Good Nutrition is Neither Complicated nor Restrictive
They key to good nutrition is to eat a variety of food and limit portion size. Avoid classifying foods as either “good for you” or “bad for you.” All food in moderation is health food and all food eaten in excess is junk food. Avoid diets that eliminate any food or food group.
Follow the Principles of Moderation, Variety and Balance
The principle of moderation emphasizes eating neither too little nor too much any food or nutrient. Eating too much of a food or nutrient can lead to excess calories, extra body fat, and harmful nutrient levels. Variety is defined as eating foods from each of the food groups, and as many foods within each food group as possible. For example, it is important to eat several types of protein, such as poultry, fish, and beans, rather than just beef. Finally, balance is achieved by following the rules of moderation and variety, as well as achieving a balance between caloric intake and expenditure.
Carbohydrates and grains are essential for building muscle tissue, strengthening bones, and having optimum energy. Consuming foods rich in fiber, such as whole grains, reduces the risk of coronary heart disease, assists with weight management, and helps prevent neural tube defects during prenatal development.
- Eat at least 3oz. of whole grain cereal, bread, crackers, rice or pasta everyday.
- 1 oz. equals 1 slice of bread, 1 cup of breakfast cereal, or ½ cup of cooked rice, cereal or pasta
Fruits and Vegetables
Eating a diet rich in fruits and vegetables may reduce your risk for stroke and other cardiovascular diseases, type II diabetes and certain cancers, such as mouth, stomach and colon-rectum cancer. Fruits and vegetables rich in fiber may reduce your risk of coronary heart disease, and eating fruits and vegetables rich in potassium can reduce the risk of developing kidney stones and help decrease bone loss. Since fruits and vegetables are low in calories, they are useful for lowering your daily caloric intake.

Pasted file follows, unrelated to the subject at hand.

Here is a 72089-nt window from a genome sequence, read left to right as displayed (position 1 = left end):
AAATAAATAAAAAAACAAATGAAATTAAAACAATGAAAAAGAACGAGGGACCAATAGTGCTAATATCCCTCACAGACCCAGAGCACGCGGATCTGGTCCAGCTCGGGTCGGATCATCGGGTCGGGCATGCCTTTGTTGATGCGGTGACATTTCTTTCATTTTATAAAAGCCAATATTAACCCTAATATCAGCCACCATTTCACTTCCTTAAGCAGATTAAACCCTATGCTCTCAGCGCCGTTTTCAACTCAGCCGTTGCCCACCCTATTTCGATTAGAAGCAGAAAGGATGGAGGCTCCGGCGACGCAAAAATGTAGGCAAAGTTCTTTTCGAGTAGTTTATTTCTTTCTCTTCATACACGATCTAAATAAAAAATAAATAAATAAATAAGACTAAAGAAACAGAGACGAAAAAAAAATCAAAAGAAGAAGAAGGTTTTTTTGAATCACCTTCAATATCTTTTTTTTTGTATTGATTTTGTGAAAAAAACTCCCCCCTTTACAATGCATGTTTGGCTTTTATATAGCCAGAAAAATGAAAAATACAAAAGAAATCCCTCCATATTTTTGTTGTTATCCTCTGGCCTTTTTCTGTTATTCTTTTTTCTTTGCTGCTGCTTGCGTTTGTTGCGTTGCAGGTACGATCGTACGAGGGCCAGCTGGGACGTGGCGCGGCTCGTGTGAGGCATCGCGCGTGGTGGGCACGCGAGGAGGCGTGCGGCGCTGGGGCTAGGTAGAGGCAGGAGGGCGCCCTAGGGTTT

- Eat more dark green veggies, such as broccoli, spinach and romaine lettuce.
- Eat more orange veggies, including carrots and sweet potatoes.
- Eat a variety of fruit, including fresh, frozen and canned fruit.
- Eat a variety of different colored fruits and vegetable.
Milk and Dairy Products
Diets rich in milk and dairy products build and maintain bone mass, and reduce the risk of osteoporosis.
- Choose low-fat or fat-free when consuming milk, yogurt and other dairy products.
- If you can’t consume milk products, choose lactose-free products or other calcium sources, such as fortified foods and beverages.
Meat and Beans
This food group includes meat, poultry, fish, dry beans and peas, eggs, nuts, and seeds. Proteins function as building blocks for bones, muscles, cartilage, skin, and blood. They are also building blocks for enzymes, hormones, and vitamins. They help the body release energy, play a vital role in the function of the nervous system, aid in the formation of red blood cells, and help build tissues.
Some food choices in this group are high in saturated fat. These include fatty cuts of beef, pork, and lamb; regular (75% to 85% lean) ground beef; regular sausages, hot dogs, and bacon; some luncheon meats such as regular bologna and salami; and some poultry such as duck. To help keep blood cholesterol levels healthy, limit the amount of these foods you eat.
Many people do not make varied choices from this food group, selecting meat or poultry everyday as their main dishes. Varying choices and including fish, nuts, and seeds in meals can boost intake of monounsaturated fatty acids and polyunsaturated fatty acids. Most fat in the diet should come from these types of fatty acids. Some fish (such as salmon, trout, and herring) are high in omega-3 fatty acids. There is some limited evidence that suggests eating fish rich in EPA and DHA may reduce the risk for mortality from cardiovascular disease.
Oils and Fats
Fat is important to help regulate body temperature, prevent dehydration and fatigue, regulate menstrual cycles, and to prevent fractures and thinning of the bones. Fat is also vital for healthy hair and nails.
- Consume the majority of your fat from fish, nuts and vegetable oils.
- Limit solid fats like butter, margarine, and shortening, as well as foods that contain these.
- Keep your intake of saturated fats and trans fats low.